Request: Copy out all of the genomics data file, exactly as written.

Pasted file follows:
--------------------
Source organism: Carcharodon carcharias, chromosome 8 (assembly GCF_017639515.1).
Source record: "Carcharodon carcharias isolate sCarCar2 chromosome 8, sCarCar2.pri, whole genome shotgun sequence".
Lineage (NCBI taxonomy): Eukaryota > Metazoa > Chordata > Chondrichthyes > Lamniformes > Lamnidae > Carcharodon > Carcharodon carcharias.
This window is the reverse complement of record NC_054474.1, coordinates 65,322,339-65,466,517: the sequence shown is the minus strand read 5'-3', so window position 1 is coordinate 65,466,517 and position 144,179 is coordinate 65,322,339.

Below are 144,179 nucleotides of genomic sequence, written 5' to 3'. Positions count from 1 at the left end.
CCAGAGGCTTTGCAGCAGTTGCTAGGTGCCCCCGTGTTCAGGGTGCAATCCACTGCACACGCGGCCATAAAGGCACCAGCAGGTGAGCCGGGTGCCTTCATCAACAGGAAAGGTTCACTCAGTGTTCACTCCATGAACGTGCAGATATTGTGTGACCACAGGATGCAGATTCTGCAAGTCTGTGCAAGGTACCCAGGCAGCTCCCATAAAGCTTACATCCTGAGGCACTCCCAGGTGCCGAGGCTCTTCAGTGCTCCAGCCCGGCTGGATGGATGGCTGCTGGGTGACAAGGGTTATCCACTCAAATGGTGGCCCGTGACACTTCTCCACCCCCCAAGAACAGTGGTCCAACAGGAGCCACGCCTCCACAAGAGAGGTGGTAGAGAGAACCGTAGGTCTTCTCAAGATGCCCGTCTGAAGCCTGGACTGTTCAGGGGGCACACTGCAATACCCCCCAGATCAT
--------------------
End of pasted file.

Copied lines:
Source organism: Carcharodon carcharias, chromosome 8 (assembly GCF_017639515.1).
Source record: "Carcharodon carcharias isolate sCarCar2 chromosome 8, sCarCar2.pri, whole genome shotgun sequence".
Lineage (NCBI taxonomy): Eukaryota > Metazoa > Chordata > Chondrichthyes > Lamniformes > Lamnidae > Carcharodon > Carcharodon carcharias.
This window is the reverse complement of record NC_054474.1, coordinates 65,322,339-65,466,517: the sequence shown is the minus strand read 5'-3', so window position 1 is coordinate 65,466,517 and position 144,179 is coordinate 65,322,339.

Below are 144,179 nucleotides of genomic sequence, written 5' to 3'. Positions count from 1 at the left end.
CCAGAGGCTTTGCAGCAGTTGCTAGGTGCCCCCGTGTTCAGGGTGCAATCCACTGCACACGCGGCCATAAAGGCACCAGCAGGTGAGCCGGGTGCCTTCATCAACAGGAAAGGTTCACTCAGTGTTCACTCCATGAACGTGCAGATATTGTGTGACCACAGGATGCAGATTCTGCAAGTCTGTGCAAGGTACCCAGGCAGCTCCCATAAAGCTTACATCCTGAGGCACTCCCAGGTGCCGAGGCTCTTCAGTGCTCCAGCCCGGCTGGATGGATGGCTGCTGGGTGACAAGGGTTATCCACTCAAATGGTGGCCCGTGACACTTCTCCACCCCCCAAGAACAGTGGTCCAACAGGAGCCACGCCTCCACAAGAGAGGTGGTAGAGAGAACCGTAGGTCTTCTCAAGATGCCCGTCTGAAGCCTGGACTGTTCAGGGGGCACACTGCAATACCCCCCAGATCAT